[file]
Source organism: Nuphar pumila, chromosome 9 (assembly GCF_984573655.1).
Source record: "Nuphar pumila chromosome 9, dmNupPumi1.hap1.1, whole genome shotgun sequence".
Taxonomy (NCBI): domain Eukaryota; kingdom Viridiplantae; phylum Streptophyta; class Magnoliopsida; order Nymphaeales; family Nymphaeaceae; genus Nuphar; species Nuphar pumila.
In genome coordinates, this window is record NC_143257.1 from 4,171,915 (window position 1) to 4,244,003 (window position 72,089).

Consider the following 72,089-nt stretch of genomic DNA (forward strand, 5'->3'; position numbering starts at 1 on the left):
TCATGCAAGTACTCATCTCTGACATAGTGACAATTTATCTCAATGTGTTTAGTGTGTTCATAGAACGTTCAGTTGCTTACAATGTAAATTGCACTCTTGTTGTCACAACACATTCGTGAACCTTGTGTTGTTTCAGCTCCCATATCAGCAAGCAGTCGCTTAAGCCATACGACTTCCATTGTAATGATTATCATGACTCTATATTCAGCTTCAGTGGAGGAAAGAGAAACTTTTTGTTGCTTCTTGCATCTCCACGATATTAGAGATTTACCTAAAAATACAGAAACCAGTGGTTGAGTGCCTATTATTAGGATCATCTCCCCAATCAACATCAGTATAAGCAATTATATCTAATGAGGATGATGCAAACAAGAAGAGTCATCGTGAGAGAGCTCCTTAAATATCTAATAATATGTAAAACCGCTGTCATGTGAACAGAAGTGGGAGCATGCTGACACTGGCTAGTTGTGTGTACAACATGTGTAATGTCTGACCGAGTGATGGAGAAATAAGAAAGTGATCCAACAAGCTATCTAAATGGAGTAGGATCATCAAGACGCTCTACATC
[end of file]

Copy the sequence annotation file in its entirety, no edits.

Source organism: Nuphar pumila, chromosome 9 (assembly GCF_984573655.1).
Source record: "Nuphar pumila chromosome 9, dmNupPumi1.hap1.1, whole genome shotgun sequence".
Taxonomy (NCBI): domain Eukaryota; kingdom Viridiplantae; phylum Streptophyta; class Magnoliopsida; order Nymphaeales; family Nymphaeaceae; genus Nuphar; species Nuphar pumila.
In genome coordinates, this window is record NC_143257.1 from 4,171,915 (window position 1) to 4,244,003 (window position 72,089).

Consider the following 72,089-nt stretch of genomic DNA (forward strand, 5'->3'; position numbering starts at 1 on the left):
TCATGCAAGTACTCATCTCTGACATAGTGACAATTTATCTCAATGTGTTTAGTGTGTTCATAGAACGTTCAGTTGCTTACAATGTAAATTGCACTCTTGTTGTCACAACACATTCGTGAACCTTGTGTTGTTTCAGCTCCCATATCAGCAAGCAGTCGCTTAAGCCATACGACTTCCATTGTAATGATTATCATGACTCTATATTCAGCTTCAGTGGAGGAAAGAGAAACTTTTTGTTGCTTCTTGCATCTCCACGATATTAGAGATTTACCTAAAAATACAGAAACCAGTGGTTGAGTGCCTATTATTAGGATCATCTCCCCAATCAACATCAGTATAAGCAATTATATCTAATGAGGATGATGCAAACAAGAAGAGTCATCGTGAGAGAGCTCCTTAAATATCTAATAATATGTAAAACCGCTGTCATGTGAACAGAAGTGGGAGCATGCTGACACTGGCTAGTTGTGTGTACAACATGTGTAATGTCTGACCGAGTGATGGAGAAATAAGAAAGTGATCCAACAAGCTATCTAAATGGAGTAGGATCATCAAGACGCTCTACATC